As a Nursing Associate within a GP surgery, I work alongside the Nurses, GP’s and admin staff in order to provide high quality care for our patients. I have daily clinics where I carryout an array of healthcare tests and checks, for example blood tests, blood pressure checks, ECG screenings, long term condition review, Learning disabilities reviews, NHS health checks and much more. I have enjoyed the upskilling process and hope to continue to grow and explore where my new role will take me.”
“I wanted to join the Nursing Associate Apprenticeship, as I enjoy hands-on learning and felt I was a good fit for the role. My placement is within a GP surgery, so I can work alongside Nurses and learn whilst I am working. I’m hoping to enrol in the top-up course to qualify as a Registered Nurse after my apprenticeship ends and I have gained some more experience in my role. I would love to stay in Primary Care when I’ve qualified, and I would love to promote the role to other healthcare assistants looking to further their skills and qualifications.”
“I would describe my Student Nursing Associate (SNA) (TNA – Trainee Nursing Associate) journey as a ‘rollercoaster’. The beginning of my course was during Covid-19 pandemic, which meant that teaching was transferred online and I had to learn to adapt to new situations and unprecedented circumstances. This was a challenging experience as communication became more infrequent and I had learnt how to make informed decisions for myself.
I have enjoyed practical learning and spoke placements opportunities. I particularly enjoyed my spoke placement on the vascular ward where I was able to learn a variety of new skills of wound care as well as maintaining my foundational knowledge. I have been able to develop a range of new friendships and met lots of new colleagues who have made me feel helpful, valued and part of their team.
University teaching has allowed me to understand the meaning behind holistic care and taught me valuable information about long term conditions, medicines management and anatomy and physiology. I therefore now understand the meaning behind a patient’s illness, and the importance of implementing a person centred approach. Understanding the process of drug absorption and adverse drug reactions has been particularly useful throughout practice placement experiences and is vital knowledge that I can transfer when administering medication in all nursing career opportunities in the future.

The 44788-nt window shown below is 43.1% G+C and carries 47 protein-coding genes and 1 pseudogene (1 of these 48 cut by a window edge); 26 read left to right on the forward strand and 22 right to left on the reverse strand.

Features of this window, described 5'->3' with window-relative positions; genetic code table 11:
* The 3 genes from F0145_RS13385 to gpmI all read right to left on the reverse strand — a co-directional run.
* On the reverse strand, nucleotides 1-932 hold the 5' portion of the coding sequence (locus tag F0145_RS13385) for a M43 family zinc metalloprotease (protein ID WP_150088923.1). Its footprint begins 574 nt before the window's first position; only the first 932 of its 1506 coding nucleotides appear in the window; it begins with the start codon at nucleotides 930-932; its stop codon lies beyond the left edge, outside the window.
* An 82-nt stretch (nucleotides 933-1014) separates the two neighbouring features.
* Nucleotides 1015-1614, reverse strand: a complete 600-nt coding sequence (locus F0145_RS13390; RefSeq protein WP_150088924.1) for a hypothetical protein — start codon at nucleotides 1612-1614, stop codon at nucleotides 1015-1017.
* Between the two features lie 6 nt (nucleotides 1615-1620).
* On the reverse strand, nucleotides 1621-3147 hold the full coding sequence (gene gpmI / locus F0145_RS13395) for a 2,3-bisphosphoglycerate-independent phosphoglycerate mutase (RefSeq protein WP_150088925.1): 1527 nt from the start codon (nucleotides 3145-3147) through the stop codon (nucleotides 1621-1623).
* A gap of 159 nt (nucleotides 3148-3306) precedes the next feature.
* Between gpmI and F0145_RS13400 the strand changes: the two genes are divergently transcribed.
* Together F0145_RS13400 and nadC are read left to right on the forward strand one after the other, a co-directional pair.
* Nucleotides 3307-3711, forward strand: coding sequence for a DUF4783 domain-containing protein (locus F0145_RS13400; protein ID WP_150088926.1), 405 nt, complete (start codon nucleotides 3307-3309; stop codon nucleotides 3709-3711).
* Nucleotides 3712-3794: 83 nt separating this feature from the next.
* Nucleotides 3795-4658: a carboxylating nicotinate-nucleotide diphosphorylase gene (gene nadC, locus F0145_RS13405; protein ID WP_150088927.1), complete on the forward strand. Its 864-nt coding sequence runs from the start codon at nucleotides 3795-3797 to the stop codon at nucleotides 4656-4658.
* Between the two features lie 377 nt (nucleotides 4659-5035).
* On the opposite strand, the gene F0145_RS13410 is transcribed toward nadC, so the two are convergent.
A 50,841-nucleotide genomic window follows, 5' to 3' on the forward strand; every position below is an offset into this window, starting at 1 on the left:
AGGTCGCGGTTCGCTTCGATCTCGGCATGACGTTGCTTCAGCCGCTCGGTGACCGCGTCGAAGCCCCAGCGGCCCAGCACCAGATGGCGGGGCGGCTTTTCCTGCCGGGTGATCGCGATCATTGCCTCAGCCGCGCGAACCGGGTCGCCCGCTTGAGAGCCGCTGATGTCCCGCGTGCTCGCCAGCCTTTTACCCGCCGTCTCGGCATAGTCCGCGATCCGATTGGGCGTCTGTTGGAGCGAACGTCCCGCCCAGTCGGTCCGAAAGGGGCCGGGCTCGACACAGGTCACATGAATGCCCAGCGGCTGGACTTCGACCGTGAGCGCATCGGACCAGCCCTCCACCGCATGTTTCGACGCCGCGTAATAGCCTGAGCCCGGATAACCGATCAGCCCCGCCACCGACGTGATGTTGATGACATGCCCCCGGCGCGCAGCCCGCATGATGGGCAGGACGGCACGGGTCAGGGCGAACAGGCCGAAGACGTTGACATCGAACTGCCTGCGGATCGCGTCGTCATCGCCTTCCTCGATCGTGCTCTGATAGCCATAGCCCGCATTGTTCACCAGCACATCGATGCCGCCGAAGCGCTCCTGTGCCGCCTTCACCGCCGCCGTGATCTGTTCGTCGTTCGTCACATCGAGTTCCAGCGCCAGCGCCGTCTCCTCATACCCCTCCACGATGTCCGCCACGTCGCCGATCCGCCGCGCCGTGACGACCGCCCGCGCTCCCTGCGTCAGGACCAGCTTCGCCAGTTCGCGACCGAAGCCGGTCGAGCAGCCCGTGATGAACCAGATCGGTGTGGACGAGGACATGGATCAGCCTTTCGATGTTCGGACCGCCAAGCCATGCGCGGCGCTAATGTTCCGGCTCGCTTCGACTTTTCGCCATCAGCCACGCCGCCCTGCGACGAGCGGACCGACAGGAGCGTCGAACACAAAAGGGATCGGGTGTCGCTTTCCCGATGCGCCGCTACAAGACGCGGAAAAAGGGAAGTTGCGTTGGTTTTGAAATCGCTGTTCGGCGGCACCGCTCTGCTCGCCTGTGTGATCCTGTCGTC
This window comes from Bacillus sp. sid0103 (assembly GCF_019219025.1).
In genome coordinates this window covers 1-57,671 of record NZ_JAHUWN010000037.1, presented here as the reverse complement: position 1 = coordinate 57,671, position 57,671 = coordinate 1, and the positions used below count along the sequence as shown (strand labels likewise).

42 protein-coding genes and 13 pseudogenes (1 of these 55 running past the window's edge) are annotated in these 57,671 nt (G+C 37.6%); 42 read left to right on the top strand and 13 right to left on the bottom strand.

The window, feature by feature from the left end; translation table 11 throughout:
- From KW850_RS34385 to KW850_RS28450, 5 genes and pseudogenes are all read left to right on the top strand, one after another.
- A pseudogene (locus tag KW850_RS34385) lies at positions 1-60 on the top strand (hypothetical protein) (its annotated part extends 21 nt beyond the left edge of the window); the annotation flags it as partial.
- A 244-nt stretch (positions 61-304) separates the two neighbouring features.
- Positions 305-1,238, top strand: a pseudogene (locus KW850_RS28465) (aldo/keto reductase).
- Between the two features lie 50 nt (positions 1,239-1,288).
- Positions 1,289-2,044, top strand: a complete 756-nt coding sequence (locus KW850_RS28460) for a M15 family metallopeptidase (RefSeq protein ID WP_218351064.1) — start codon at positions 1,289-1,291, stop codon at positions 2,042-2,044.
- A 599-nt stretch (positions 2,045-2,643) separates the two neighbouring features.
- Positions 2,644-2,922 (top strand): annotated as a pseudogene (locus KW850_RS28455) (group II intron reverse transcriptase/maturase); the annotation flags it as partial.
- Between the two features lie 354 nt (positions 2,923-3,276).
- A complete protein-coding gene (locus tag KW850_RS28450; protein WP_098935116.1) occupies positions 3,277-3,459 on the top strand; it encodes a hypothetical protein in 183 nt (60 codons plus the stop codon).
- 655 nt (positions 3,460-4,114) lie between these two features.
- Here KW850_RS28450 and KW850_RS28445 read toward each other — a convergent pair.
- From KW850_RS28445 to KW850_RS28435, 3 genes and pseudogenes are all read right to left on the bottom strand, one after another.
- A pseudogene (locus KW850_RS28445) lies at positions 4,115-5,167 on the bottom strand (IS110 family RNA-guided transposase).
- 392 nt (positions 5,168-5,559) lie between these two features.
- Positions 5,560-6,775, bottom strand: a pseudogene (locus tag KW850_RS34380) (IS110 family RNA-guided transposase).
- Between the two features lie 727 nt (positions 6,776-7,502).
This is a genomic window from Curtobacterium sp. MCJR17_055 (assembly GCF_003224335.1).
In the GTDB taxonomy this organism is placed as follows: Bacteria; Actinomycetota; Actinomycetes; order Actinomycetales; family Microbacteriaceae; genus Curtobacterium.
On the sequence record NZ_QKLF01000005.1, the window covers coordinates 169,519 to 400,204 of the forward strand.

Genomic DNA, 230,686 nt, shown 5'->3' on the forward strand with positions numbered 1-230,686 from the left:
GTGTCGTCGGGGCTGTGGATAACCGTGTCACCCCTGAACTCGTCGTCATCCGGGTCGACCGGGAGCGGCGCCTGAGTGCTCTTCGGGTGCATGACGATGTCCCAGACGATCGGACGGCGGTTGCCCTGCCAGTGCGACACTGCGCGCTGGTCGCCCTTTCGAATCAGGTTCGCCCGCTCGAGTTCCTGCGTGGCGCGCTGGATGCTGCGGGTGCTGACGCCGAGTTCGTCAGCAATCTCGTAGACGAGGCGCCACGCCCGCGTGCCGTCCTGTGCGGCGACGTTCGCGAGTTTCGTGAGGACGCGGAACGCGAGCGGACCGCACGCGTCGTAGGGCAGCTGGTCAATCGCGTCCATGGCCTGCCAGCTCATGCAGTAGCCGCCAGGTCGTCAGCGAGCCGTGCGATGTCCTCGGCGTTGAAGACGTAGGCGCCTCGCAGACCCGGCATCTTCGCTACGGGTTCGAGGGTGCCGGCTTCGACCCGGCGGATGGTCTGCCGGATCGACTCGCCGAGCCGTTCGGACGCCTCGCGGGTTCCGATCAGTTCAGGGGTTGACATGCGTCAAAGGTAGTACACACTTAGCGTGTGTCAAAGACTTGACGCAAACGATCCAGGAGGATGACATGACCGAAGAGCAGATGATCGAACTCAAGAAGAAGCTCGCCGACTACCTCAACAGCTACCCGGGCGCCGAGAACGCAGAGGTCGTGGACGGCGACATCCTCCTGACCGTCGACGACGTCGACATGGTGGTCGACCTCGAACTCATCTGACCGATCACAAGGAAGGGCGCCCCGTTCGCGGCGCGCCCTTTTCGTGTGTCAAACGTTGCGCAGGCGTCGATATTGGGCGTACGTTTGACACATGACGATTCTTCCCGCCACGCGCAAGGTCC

Overall, I would recommend the Student Nursing Associate (SNA) (TNA – Trainee Nursing Associate) course to any new starter who aspires to have a career in nursing. I wish to use my leadership and management skills to become a practice supervisor or mentor in the future, encouraging students who were once like me, to flourish in their new adventure.”
“So far, the Student Nursing Associate (SNA) (TNA – Trainee Nursing Associate) journey has been amazing. I have had the opportunity to meet so many different Student Nursing Associates (SNA) (TNA – Student Nursing Associate (SNA) (TNA – Trainee Nursing Associate)) from different settings and we have bonded well. The course has enabled me to learn about the diversity of nursing and how crucial every area of practice is. Looking back to the start of the course, it appeared quite overwhelming, as I was getting used to working full time and completing assignments. At times, it felt stressful, but you overcome this feeling by learning to be organised.
The support I have gained through my workplace (Primary Care) has been great. I have also felt a great sense of ‘work-life balance’ as I work 4 days per week, Monday- Thursday, with Wednesday for my learning day at university. This has enabled me to still enjoy time with my friends and family and provided me with time to ‘switch off’ for a few days of the week.